Layout table for study information
Study Type : Interventional  (Clinical Trial)
Estimated Enrollment : 120 participants
Allocation: Randomized
Intervention Model: Parallel Assignment
Masking: None (Open Label)
Primary Purpose: Treatment
Official Title: Cognitive Behavioral Therapy for Insomnia (CBT-I) in Schizophrenia - A Randomized Controlled Clinical Trial (SLEEPINS)
Actual Study Start Date : December 19, 2019
Estimated Primary Completion Date : September 6, 2024
Estimated Study Completion Date : September 6, 2024

Resource links provided by the National Library of Medicine

MedlinePlus related topics: Schizophrenia

Arm Intervention/treatment
No Intervention: Treatment-as-usual (TAU)
Treatment-as-usual (TAU) delivered by psychiatrists and psychiatric nurses in HUS Psychiatry Outpatient Clinic for Psychosis. Participants who randomized to TAU -group, may receive medication for insomnia, but they will not received CBT-I. Treatment-as-usual is included in all intervention groups.
Experimental: Internet-Based Cognitive Behavioral Therapy for Insomnia

TAU and Internet-Based Cognitive Behavioral Therapy for Insomnia (iCBT-I) with the support of a therapist, delivered by mobile application (HUS iCBT-I): There will be seven manualized sessions, conducted at intervals of either every one or two weeks.

HUS iCBT-I, is based on the same theoretical model of insomnia as described in Morin 2003 and Edinger 2015- and involves the same interventions as ordinary CBT-I: a structured treatment focusing on education, behaviors and cognitions. iCBT-I consists of psychoeducation about sleep, sleep restriction therapy, stimulus control, relaxation techniques, and challenging beliefs and perception of sleep.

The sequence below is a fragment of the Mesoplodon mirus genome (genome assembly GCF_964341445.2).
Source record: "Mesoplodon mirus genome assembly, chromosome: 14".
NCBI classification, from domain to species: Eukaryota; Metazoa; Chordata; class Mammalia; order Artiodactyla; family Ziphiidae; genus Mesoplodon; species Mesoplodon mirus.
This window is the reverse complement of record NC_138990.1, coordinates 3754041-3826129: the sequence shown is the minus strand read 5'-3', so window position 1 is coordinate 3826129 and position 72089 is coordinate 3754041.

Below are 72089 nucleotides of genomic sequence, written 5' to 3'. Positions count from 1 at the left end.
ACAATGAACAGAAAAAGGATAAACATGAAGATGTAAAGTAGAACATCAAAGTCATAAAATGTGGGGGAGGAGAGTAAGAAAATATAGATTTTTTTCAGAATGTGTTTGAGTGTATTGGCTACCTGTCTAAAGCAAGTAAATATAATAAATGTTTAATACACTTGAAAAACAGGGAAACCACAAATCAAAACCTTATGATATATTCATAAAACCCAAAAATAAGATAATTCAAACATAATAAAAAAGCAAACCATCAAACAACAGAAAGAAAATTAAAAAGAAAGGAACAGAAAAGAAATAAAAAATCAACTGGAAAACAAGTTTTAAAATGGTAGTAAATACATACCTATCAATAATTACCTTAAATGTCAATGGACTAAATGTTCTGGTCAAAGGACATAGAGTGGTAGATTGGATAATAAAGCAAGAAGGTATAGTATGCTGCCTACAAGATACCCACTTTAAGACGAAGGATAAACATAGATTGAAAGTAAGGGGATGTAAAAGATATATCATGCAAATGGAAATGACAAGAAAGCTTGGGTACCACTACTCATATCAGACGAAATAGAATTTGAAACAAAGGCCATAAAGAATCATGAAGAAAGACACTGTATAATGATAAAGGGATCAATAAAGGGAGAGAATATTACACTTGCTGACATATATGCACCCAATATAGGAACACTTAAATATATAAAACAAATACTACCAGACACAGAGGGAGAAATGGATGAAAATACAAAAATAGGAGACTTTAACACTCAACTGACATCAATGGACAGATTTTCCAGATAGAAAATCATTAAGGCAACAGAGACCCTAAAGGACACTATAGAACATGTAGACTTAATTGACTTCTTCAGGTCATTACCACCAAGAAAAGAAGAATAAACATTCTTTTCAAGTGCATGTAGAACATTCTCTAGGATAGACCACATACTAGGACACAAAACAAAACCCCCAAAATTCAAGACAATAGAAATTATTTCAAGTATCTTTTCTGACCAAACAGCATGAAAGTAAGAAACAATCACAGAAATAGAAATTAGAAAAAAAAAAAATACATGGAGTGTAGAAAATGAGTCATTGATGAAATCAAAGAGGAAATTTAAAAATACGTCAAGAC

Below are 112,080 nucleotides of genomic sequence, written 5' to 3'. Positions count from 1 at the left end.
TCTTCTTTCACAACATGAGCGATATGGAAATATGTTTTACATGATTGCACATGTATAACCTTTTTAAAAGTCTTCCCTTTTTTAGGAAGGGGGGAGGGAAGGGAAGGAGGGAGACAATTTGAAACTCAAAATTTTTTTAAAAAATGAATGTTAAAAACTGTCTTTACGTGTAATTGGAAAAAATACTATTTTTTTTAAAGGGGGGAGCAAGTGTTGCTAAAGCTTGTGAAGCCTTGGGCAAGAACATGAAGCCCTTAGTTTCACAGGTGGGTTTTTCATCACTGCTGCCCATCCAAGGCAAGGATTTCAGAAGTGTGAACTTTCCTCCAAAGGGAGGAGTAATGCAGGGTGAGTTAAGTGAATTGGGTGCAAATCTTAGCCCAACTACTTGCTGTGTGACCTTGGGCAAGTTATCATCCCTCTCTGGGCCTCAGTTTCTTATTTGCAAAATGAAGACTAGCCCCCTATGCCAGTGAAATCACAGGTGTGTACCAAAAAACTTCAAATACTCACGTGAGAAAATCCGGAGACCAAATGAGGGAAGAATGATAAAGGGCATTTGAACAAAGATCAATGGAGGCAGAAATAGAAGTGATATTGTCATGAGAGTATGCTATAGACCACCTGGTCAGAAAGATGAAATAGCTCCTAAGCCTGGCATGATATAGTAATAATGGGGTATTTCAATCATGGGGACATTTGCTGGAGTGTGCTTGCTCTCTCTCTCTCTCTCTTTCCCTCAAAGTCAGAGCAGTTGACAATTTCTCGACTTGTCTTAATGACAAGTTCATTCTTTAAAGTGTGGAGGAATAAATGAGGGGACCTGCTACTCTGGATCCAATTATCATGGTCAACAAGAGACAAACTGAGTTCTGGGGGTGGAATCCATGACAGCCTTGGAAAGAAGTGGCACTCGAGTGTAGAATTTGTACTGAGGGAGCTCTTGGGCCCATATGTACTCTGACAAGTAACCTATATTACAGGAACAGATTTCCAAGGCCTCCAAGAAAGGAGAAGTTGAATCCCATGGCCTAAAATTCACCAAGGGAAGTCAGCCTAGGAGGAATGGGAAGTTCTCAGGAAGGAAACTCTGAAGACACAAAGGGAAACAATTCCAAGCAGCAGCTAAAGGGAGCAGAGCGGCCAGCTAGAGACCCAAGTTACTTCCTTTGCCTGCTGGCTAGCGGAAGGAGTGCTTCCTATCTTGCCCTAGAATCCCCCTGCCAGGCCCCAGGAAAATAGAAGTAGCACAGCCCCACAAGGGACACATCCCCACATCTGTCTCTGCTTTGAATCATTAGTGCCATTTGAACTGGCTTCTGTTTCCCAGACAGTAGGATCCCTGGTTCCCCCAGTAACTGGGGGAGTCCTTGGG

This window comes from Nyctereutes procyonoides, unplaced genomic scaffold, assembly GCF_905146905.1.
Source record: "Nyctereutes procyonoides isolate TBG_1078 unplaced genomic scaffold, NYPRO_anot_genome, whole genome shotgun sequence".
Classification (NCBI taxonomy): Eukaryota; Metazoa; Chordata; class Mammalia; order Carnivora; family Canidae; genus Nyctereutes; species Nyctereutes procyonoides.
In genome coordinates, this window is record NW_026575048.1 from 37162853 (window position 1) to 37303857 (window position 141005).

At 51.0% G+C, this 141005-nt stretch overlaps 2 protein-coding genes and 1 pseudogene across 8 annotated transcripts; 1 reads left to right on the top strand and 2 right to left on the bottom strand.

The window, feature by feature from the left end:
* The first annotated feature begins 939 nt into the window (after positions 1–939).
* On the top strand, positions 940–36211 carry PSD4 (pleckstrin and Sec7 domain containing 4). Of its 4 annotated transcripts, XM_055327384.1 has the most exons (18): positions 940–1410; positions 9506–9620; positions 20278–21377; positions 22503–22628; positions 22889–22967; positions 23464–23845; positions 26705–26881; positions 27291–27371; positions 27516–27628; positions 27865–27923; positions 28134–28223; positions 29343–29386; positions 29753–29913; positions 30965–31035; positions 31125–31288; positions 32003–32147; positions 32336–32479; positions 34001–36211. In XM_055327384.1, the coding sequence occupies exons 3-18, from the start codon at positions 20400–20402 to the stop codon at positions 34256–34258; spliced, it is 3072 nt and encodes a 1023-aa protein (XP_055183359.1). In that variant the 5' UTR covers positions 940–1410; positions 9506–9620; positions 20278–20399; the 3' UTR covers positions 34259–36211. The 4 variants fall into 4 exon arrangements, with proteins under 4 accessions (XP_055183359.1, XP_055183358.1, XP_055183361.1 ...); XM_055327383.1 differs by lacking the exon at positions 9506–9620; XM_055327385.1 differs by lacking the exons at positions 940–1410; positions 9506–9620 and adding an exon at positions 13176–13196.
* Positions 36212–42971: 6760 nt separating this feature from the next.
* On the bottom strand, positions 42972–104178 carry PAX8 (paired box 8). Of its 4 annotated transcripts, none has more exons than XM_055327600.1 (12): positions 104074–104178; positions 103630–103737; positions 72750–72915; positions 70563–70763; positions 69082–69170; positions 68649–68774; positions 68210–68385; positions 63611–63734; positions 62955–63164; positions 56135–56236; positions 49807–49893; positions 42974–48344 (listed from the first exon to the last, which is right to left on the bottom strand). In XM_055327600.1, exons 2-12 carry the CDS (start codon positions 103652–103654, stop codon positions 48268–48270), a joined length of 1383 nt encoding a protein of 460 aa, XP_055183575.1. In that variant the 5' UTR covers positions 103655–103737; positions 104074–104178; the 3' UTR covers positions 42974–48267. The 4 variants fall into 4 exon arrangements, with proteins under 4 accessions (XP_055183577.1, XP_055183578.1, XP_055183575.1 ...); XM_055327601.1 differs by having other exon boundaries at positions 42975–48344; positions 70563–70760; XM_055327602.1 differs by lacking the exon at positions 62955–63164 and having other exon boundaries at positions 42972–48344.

During the therapy, the therapist monitors progress at least once a week, sends messages to the participant, and answers any treatment-related questions. The aim of the feedback is to comment on exercises, clarify intervention and motivate the patient to persist the in carrying out the treatment and the requested behavioral changes.

Behavioral: iCBT-I
Internet-Based Cognitive Behavioral Therapy for Insomnia (ICBT-I) with the support of a therapist, delivered by mobile application (HUS iCBT-I)

Experimental: Cognitive Behavioral Group Therapy for Insomnia
TAU and Cognitive Behavioral Group Therapy for Insomnia (GCBT-I): There will be six 90-minute manualized sessions, conducted at intervals of either one or two weeks. One booster session will be conducted one month after the treatment. Each group will have 4-8 people. The content of the CBT-I group is based on CBT for insomnia (as described above) and a previously published insomnia treatment manual for psychotic patients (Waters 2017).To ensuring the rights, safety and wellbeing of participants during the COVID-19 (Coronavirus) pandemic, we produce GCBT-I via internet.
Behavioral: GCBT-I
Cognitive Behavioral Group Therapy for Insomnia (GCBT-I)




Primary Outcome Measures :
  1. Change in Insomnia Severity Index score (ISI) (Morin 2011) [ Time Frame: baseline, 12, 24 and 36 weeks from the baseline ]
    A 7-item questionnaire used to assess insomnia severity with a score ranging between 0 to 28. Each questionnaire item addresses an aspect about sleep that is rated by the respondent on a 5-point scale (i.e., 0=no problem to 4=very severe problem).

  2. Change in the health-related quality of life (HRQoL) instrument 15D score (Sintonen, 2001) [ Time Frame: baseline, 12, 24 and 36 weeks from the baseline ]
    The 15D is a generic, comprehensive, 15-dimensional, standardized, self-administered measure of health-related quality of life (HRQoL) that can be used both as a profile and single index score measure. The maximum score is 1 (no problems on any dimension) and the minimum score is 0 (being dead).


Secondary Outcome Measures :
  1. Self-reported subjective sleep quality collected through a digital smartphone app (AIDO Healthcare) [ Time Frame: baseline to week 36 ]
    1-2 times a week by emoji scale 1-5

  2. Self-reported subjective fatigue collected through a digital smartphone app (AIDO Healthcare) [ Time Frame: baseline to week 36 ]
    1-2 times a week by emoji scale 1-5

  3. Self-reported subjective mood collected through a digital smartphone app (AIDO Healthcare) [ Time Frame: baseline to week 36 ]
    1-2 times a week by emoji scale 1-5

  4. Self-reported variables for sleep quantity and quality (adapted from Partinen 1996) [ Time Frame: baseline, 12, 24 and 36 weeks from the baseline ]